When forming a business with multiple owners, there are a number of issues that the business should address in the very beginning.
The decisions regarding these issues should then be integrated into the company’s bylaws, member control agreement, ownership agreement, partnership agreement, operating agreement, buy-sell agreement, or a similar contract among the owners.
Decisions for New Minnesota Business Owners
When I am helping partners, shareholders, or other business owners start a business, these questions form the basis for our discussion.
- What is each owner contributing in terms of money, property (including intellectual property), and labor to start the company?
- What will each owner be expected to contribute in terms of money, property, and labor as the business grows?
- What ownership percentage will each owner have?
- What control/voting percentage will each owner have (this can be different from ownership percentages)?
- What percentage of profits will each owner get (this can be different from ownership percentages)?
- How long do you estimate it will it take before the business is earning at least $100,000 per year? (year 1? year 2? etc.)
- How much will the owners be paid?
- Will owners be paid a salary, bonuses, or commission?
- What duties/role will the owners have in the company?
- Which owners will fulfill the roles of president, treasurer, and secretary?
- What is the process for buying out the other owners?
- What is the process for valuing the business when one owner is bought out?
The answers to the questions above, which are provided by the new business owners, help me as a business attorney understand their business plans and desires. Then I determine the answer to the following questions:
- Should the business be a corporation or LLC?
- If the business is an LLC, will it be run more like a partnership (both owners own, control, and work in the business) or corporation (owners have different roles)?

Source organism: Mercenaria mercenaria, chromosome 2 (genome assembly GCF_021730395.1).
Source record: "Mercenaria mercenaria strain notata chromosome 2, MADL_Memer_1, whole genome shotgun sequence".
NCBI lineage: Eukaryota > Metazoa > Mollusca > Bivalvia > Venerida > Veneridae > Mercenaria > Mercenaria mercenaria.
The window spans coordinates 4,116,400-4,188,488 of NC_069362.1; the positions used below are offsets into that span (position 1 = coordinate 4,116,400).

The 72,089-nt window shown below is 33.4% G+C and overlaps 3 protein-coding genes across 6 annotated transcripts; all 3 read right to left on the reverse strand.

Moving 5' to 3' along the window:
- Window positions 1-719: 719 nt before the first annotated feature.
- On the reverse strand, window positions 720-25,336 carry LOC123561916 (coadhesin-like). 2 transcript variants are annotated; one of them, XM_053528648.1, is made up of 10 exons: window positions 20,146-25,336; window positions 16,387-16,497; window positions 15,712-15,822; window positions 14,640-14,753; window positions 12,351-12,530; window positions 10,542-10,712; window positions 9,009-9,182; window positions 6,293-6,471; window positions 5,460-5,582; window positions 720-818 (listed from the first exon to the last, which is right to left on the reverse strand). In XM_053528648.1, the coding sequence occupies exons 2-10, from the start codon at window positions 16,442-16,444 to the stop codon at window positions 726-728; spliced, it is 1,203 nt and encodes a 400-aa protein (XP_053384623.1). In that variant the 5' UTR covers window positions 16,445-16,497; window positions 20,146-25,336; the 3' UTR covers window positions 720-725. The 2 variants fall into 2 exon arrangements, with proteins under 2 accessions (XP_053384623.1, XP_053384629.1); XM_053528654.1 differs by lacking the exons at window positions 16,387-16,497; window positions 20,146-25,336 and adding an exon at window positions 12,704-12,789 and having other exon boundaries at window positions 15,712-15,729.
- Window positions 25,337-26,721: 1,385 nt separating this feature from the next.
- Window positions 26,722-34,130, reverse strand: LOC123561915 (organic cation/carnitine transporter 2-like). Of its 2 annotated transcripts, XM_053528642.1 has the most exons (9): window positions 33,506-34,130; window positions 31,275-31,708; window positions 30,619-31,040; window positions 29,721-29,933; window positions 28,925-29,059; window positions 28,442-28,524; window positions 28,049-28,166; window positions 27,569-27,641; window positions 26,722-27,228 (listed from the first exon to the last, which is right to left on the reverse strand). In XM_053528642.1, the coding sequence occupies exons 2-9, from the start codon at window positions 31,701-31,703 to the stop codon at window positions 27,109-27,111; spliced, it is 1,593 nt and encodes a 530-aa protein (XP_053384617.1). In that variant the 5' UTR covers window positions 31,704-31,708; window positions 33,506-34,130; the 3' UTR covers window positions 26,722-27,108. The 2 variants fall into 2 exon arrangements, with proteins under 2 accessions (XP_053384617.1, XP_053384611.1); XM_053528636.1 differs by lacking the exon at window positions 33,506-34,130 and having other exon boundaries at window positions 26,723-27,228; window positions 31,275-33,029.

- Should the business be taxed as a partnership, S Corp, or C Corp?
- Which method is best for appraising the value of a business when one or more owners decide to leave the business and want to be bought out?
After analyzing these issues, I discuss my recommendations with the business owners and then begin drafting the appropriate business owner documents.
What if Business Owners Don’t Make These Decisions?
If you already own a business, you might be wondering what the consequences are for not having made these decisions and how you can prevent those consequences.
For example, if business owners have no plan in place for one business owner to leave the business, they will experience problems when the time comes for one business owner to leave—or if there is a death, disability, divorce, bankruptcy, or related unexpected circumstance.
As another example, the consequences of not making the best tax election may result in business owners paying more taxes than necessary.
These issues can be addressed after the business is formed. An attorney will have no trouble drafting these documents after the business has begun. However, sometimes business owners have difficulty coming to agreement on these issues after the business has been in operation for a while because there may not be a lot of money, control, or other interests at stake.
A business attorney can help business owners come to an agreement and will then draft the appropriate documents to establish a plan before disagreements or other problems arise.